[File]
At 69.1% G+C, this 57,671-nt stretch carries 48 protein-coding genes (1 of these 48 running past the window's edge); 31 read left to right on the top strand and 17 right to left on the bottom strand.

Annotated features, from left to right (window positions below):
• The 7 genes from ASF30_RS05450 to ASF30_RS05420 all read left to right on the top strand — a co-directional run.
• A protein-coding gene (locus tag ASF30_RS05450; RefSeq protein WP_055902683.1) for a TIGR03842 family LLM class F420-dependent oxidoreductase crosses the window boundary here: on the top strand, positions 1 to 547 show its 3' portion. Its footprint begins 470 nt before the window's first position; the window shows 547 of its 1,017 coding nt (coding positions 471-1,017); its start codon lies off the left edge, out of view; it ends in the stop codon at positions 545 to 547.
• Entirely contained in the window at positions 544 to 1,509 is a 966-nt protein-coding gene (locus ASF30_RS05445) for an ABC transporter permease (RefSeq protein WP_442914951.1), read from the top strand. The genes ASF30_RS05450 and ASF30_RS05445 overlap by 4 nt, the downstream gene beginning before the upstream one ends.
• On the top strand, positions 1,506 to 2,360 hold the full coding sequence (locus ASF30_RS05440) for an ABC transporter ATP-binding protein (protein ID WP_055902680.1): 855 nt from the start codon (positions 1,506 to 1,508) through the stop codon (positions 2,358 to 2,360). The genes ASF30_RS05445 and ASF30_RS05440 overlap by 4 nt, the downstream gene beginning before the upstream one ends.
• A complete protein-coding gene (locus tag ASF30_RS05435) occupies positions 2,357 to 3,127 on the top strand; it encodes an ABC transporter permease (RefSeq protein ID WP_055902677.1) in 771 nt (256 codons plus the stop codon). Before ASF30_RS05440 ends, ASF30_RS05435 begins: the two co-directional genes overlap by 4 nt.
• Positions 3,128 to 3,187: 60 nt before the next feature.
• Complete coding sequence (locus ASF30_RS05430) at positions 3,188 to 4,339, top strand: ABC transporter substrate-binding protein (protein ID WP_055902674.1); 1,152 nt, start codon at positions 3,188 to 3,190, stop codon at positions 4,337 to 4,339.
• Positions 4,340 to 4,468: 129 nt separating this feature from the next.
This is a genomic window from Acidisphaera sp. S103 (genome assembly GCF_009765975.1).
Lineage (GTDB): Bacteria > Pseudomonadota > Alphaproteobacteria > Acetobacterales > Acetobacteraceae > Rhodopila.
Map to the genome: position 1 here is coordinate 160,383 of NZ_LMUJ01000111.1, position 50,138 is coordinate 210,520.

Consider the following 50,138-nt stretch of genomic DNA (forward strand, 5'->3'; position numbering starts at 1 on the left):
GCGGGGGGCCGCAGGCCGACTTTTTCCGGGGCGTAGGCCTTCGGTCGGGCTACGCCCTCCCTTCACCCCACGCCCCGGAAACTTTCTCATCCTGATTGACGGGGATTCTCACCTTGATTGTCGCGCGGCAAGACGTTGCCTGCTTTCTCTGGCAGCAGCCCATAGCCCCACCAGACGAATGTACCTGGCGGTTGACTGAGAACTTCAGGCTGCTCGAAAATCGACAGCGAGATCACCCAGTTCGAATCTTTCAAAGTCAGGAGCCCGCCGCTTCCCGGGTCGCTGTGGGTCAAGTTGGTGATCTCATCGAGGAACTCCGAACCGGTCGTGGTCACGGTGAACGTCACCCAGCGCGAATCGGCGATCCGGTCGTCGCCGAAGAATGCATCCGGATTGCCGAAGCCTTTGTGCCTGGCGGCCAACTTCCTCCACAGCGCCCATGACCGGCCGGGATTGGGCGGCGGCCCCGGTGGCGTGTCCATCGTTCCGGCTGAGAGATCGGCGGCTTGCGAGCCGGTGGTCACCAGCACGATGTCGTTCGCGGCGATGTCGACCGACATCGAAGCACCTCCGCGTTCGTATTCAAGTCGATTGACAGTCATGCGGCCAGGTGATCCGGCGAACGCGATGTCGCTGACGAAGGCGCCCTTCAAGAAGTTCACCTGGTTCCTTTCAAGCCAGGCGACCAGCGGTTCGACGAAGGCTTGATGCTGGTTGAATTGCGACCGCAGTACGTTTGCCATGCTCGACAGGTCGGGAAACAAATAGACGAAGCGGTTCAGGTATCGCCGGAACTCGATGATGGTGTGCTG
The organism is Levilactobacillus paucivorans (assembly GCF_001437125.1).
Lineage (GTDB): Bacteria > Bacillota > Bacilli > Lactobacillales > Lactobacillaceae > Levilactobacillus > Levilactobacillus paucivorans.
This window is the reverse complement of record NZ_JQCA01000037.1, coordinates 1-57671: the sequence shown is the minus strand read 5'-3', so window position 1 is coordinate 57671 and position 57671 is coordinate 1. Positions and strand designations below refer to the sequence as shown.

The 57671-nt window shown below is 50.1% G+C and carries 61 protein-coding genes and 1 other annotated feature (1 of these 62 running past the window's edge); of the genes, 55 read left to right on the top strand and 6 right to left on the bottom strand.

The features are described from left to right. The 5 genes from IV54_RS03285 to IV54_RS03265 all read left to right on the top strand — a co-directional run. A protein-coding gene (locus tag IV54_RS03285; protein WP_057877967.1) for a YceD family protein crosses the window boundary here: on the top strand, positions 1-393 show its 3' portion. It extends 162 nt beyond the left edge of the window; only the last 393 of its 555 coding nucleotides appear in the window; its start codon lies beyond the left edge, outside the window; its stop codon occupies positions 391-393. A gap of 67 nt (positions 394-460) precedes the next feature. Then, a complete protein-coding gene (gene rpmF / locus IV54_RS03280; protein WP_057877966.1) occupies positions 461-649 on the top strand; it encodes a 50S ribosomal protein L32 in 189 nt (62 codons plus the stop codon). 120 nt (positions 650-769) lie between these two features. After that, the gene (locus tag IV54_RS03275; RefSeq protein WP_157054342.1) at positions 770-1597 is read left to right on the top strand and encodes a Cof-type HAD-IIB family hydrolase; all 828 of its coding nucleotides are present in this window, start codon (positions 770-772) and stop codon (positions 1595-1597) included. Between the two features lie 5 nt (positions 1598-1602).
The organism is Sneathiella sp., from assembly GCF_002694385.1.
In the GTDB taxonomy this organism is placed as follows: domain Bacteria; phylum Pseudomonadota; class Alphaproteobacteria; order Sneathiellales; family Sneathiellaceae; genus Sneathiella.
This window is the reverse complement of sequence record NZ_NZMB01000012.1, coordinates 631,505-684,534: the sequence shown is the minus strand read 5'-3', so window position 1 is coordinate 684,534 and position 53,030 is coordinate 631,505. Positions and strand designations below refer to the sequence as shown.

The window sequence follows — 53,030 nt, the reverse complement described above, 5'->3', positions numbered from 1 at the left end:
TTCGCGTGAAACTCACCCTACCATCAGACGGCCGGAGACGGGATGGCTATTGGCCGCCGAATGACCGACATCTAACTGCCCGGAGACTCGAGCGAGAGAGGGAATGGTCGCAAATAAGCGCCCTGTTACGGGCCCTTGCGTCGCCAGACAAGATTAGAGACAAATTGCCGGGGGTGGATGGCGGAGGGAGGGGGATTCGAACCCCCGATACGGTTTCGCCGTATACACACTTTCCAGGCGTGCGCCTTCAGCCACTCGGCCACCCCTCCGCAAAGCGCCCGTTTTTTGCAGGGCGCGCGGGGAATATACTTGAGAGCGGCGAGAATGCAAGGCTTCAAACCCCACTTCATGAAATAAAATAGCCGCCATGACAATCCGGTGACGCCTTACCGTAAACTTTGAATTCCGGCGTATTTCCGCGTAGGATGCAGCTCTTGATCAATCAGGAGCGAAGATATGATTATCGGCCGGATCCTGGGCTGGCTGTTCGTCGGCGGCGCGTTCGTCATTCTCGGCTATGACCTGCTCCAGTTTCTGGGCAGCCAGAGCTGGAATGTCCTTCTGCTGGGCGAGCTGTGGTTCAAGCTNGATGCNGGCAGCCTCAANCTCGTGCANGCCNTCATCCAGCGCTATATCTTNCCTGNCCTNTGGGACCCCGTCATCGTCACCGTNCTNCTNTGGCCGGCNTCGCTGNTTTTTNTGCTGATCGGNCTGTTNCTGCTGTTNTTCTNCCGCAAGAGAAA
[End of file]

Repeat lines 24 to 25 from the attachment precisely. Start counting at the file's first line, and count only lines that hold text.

The window sequence follows — 53,030 nt, the reverse complement described above, 5'->3', positions numbered from 1 at the left end:
TTCGCGTGAAACTCACCCTACCATCAGACGGCCGGAGACGGGATGGCTATTGGCCGCCGAATGACCGACATCTAACTGCCCGGAGACTCGAGCGAGAGAGGGAATGGTCGCAAATAAGCGCCCTGTTACGGGCCCTTGCGTCGCCAGACAAGATTAGAGACAAATTGCCGGGGGTGGATGGCGGAGGGAGGGGGATTCGAACCCCCGATACGGTTTCGCCGTATACACACTTTCCAGGCGTGCGCCTTCAGCCACTCGGCCACCCCTCCGCAAAGCGCCCGTTTTTTGCAGGGCGCGCGGGGAATATACTTGAGAGCGGCGAGAATGCAAGGCTTCAAACCCCACTTCATGAAATAAAATAGCCGCCATGACAATCCGGTGACGCCTTACCGTAAACTTTGAATTCCGGCGTATTTCCGCGTAGGATGCAGCTCTTGATCAATCAGGAGCGAAGATATGATTATCGGCCGGATCCTGGGCTGGCTGTTCGTCGGCGGCGCGTTCGTCATTCTCGGCTATGACCTGCTCCAGTTTCTGGGCAGCCAGAGCTGGAATGTCCTTCTGCTGGGCGAGCTGTGGTTCAAGCTNGATGCNGGCAGCCTCAANCTCGTGCANGCCNTCATCCAGCGCTATATCTTNCCTGNCCTNTGGGACCCCGTCATCGTCACCGTNCTNCTNTGGCCGGCNTCGCTGNTTTTTNTGCTGATCGGNCTGTTNCTGCTGTTNTTCTNCCGCAAGAGAAA